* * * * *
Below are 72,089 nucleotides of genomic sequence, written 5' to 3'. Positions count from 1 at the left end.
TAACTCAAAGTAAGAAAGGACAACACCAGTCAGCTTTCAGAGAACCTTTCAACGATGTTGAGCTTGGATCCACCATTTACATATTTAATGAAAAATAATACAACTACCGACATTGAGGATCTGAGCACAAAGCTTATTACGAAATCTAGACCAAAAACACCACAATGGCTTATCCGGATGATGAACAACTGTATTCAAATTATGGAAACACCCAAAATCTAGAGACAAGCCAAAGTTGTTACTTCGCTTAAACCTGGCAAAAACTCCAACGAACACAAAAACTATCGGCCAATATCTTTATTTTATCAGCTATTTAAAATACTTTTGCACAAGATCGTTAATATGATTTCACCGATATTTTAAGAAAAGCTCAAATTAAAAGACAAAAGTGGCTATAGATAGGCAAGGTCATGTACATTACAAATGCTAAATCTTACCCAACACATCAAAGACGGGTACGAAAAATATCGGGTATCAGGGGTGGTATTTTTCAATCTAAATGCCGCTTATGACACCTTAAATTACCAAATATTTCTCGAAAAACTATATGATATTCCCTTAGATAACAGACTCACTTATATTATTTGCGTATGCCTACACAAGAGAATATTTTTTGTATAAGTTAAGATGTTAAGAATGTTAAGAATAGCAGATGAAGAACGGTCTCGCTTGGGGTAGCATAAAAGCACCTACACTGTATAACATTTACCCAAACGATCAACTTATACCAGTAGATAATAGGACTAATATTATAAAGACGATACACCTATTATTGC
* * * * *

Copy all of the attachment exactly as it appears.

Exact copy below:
Below are 72,089 nucleotides of genomic sequence, written 5' to 3'. Positions count from 1 at the left end.
TAACTCAAAGTAAGAAAGGACAACACCAGTCAGCTTTCAGAGAACCTTTCAACGATGTTGAGCTTGGATCCACCATTTACATATTTAATGAAAAATAATACAACTACCGACATTGAGGATCTGAGCACAAAGCTTATTACGAAATCTAGACCAAAAACACCACAATGGCTTATCCGGATGATGAACAACTGTATTCAAATTATGGAAACACCCAAAATCTAGAGACAAGCCAAAGTTGTTACTTCGCTTAAACCTGGCAAAAACTCCAACGAACACAAAAACTATCGGCCAATATCTTTATTTTATCAGCTATTTAAAATACTTTTGCACAAGATCGTTAATATGATTTCACCGATATTTTAAGAAAAGCTCAAATTAAAAGACAAAAGTGGCTATAGATAGGCAAGGTCATGTACATTACAAATGCTAAATCTTACCCAACACATCAAAGACGGGTACGAAAAATATCGGGTATCAGGGGTGGTATTTTTCAATCTAAATGCCGCTTATGACACCTTAAATTACCAAATATTTCTCGAAAAACTATATGATATTCCCTTAGATAACAGACTCACTTATATTATTTGCGTATGCCTACACAAGAGAATATTTTTTGTATAAGTTAAGATGTTAAGAATGTTAAGAATAGCAGATGAAGAACGGTCTCGCTTGGGGTAGCATAAAAGCACCTACACTGTATAACATTTACCCAAACGATCAACTTATACCAGTAGATAATAGGACTAATATTATAAAGACGATACACCTATTATTGC